A's path to returning to the air will go something like this (and beware of the scary furlough monster that could strike at moment)-
1. Sometime in march: take more radioactive iodine (which means isolation from the rest of the family for a day or two) then endure two days of body scans to see if the cancer has returned. If anything shows up, wait three more months and repeat test as it may be a false positive (March is the very earliest we can have this test done, ideally we would wait until June). If test shows up negative (clear), move to step two.
2. Reconnect with the union areomedical group to being process of getting medical certificate reinstated. They will help shepherd us through the process, which may include additional test or doctor reports. We all know how quickly the wheels of government turn. Several months down the road when someone finally gets to the bottom of the pile and stamps "Approved" on the form we move to step three.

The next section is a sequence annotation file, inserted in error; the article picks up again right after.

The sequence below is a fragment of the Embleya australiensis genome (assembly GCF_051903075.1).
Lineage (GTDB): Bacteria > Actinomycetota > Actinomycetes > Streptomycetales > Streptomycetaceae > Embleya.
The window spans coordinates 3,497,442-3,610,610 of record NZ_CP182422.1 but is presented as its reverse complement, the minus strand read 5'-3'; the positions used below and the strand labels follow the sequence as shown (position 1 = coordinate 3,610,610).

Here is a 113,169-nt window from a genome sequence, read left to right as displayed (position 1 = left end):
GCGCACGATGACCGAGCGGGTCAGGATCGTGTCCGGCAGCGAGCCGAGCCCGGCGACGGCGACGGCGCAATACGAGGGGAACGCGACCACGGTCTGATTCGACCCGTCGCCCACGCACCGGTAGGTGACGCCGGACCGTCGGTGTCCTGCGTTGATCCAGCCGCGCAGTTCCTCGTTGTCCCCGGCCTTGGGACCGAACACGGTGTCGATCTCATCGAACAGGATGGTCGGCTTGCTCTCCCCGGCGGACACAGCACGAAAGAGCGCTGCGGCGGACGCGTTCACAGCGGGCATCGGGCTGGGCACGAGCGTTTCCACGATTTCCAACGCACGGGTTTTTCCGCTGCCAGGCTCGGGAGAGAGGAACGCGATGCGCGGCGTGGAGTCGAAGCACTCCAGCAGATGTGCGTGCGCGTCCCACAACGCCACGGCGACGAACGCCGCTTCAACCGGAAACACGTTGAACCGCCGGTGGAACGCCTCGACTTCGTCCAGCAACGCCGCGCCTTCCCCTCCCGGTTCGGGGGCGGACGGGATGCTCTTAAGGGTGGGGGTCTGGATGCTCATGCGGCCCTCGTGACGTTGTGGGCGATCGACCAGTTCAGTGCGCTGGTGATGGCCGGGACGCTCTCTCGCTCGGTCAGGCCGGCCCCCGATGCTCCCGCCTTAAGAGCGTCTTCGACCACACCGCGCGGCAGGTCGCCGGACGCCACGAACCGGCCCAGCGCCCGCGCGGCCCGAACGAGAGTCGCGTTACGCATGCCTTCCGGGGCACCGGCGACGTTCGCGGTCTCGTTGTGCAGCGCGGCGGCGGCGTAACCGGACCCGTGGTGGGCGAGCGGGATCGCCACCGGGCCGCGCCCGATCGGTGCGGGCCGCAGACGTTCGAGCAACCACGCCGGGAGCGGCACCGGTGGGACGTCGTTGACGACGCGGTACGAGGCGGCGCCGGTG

3. A is now cleared to fly but will need to undergo complete retraining by his airline. As wonderful as he is, they probably aren't going to want to go to the expense of running a complete "new hire" class just for him, so he will probably have to wait several more weeks until they scrape together a few people who need training as well. The good news is, there probably isn't such a crush for simulator time since no one else is running new hire classes either. After training comes the IOE (initial operating experience) and then the final check off to return to flight. And he can proceed directly to sitting on reserve in Newark.
4. Once he's signed off, he has to finish up two weeks of apprenticeship with the union and then he'll be a real, official airline pilot again.
A brought up the other day that at this point, he's been on leave longer than he was flying. It was one of those moments where I caught a glimpse of how much the situation really bothers him. As much as I complain about him while he's around, I sure will miss him when he's gone again.